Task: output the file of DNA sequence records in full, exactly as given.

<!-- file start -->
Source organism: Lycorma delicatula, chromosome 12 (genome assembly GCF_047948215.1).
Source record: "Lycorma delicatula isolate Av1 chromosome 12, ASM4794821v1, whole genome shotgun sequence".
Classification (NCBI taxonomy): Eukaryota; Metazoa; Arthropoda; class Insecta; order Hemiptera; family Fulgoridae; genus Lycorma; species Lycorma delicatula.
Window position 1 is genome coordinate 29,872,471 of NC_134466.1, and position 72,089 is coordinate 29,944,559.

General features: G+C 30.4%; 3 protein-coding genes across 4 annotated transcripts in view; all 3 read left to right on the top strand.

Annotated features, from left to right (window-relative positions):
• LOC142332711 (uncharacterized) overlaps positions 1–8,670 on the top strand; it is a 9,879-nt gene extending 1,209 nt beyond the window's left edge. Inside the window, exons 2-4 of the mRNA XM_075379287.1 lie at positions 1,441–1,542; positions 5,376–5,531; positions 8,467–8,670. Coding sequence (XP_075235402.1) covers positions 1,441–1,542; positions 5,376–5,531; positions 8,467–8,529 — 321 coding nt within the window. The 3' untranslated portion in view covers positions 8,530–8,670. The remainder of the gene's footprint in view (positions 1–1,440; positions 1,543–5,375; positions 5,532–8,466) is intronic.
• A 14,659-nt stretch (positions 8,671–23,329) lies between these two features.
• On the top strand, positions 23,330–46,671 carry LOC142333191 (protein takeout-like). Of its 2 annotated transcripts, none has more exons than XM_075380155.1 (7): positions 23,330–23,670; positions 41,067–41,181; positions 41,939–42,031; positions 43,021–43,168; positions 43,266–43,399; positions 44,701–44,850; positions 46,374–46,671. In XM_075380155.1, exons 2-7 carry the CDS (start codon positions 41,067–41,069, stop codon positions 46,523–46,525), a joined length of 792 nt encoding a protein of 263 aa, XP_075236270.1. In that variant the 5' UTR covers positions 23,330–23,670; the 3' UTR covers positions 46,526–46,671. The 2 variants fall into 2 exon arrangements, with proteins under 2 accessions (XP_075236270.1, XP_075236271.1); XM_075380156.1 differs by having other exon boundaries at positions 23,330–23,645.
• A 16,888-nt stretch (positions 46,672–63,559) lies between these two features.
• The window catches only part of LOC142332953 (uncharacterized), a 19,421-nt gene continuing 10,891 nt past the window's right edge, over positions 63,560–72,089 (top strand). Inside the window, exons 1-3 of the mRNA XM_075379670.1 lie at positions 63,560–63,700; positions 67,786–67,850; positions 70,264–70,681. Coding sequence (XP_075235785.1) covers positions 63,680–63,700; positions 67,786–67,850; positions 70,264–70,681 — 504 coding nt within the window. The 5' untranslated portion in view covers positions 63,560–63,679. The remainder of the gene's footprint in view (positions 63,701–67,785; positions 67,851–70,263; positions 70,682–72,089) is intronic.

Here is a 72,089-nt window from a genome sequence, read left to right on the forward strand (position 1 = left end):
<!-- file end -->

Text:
Source organism: Lycorma delicatula, chromosome 12 (genome assembly GCF_047948215.1).
Source record: "Lycorma delicatula isolate Av1 chromosome 12, ASM4794821v1, whole genome shotgun sequence".
Classification (NCBI taxonomy): Eukaryota; Metazoa; Arthropoda; class Insecta; order Hemiptera; family Fulgoridae; genus Lycorma; species Lycorma delicatula.
Window position 1 is genome coordinate 29,872,471 of NC_134466.1, and position 72,089 is coordinate 29,944,559.

General features: G+C 30.4%; 3 protein-coding genes across 4 annotated transcripts in view; all 3 read left to right on the top strand.

Annotated features, from left to right (window-relative positions):
• LOC142332711 (uncharacterized) overlaps positions 1–8,670 on the top strand; it is a 9,879-nt gene extending 1,209 nt beyond the window's left edge. Inside the window, exons 2-4 of the mRNA XM_075379287.1 lie at positions 1,441–1,542; positions 5,376–5,531; positions 8,467–8,670. Coding sequence (XP_075235402.1) covers positions 1,441–1,542; positions 5,376–5,531; positions 8,467–8,529 — 321 coding nt within the window. The 3' untranslated portion in view covers positions 8,530–8,670. The remainder of the gene's footprint in view (positions 1–1,440; positions 1,543–5,375; positions 5,532–8,466) is intronic.
• A 14,659-nt stretch (positions 8,671–23,329) lies between these two features.
• On the top strand, positions 23,330–46,671 carry LOC142333191 (protein takeout-like). Of its 2 annotated transcripts, none has more exons than XM_075380155.1 (7): positions 23,330–23,670; positions 41,067–41,181; positions 41,939–42,031; positions 43,021–43,168; positions 43,266–43,399; positions 44,701–44,850; positions 46,374–46,671. In XM_075380155.1, exons 2-7 carry the CDS (start codon positions 41,067–41,069, stop codon positions 46,523–46,525), a joined length of 792 nt encoding a protein of 263 aa, XP_075236270.1. In that variant the 5' UTR covers positions 23,330–23,670; the 3' UTR covers positions 46,526–46,671. The 2 variants fall into 2 exon arrangements, with proteins under 2 accessions (XP_075236270.1, XP_075236271.1); XM_075380156.1 differs by having other exon boundaries at positions 23,330–23,645.
• A 16,888-nt stretch (positions 46,672–63,559) lies between these two features.
• The window catches only part of LOC142332953 (uncharacterized), a 19,421-nt gene continuing 10,891 nt past the window's right edge, over positions 63,560–72,089 (top strand). Inside the window, exons 1-3 of the mRNA XM_075379670.1 lie at positions 63,560–63,700; positions 67,786–67,850; positions 70,264–70,681. Coding sequence (XP_075235785.1) covers positions 63,680–63,700; positions 67,786–67,850; positions 70,264–70,681 — 504 coding nt within the window. The 5' untranslated portion in view covers positions 63,560–63,679. The remainder of the gene's footprint in view (positions 63,701–67,785; positions 67,851–70,263; positions 70,682–72,089) is intronic.

Here is a 72,089-nt window from a genome sequence, read left to right on the forward strand (position 1 = left end):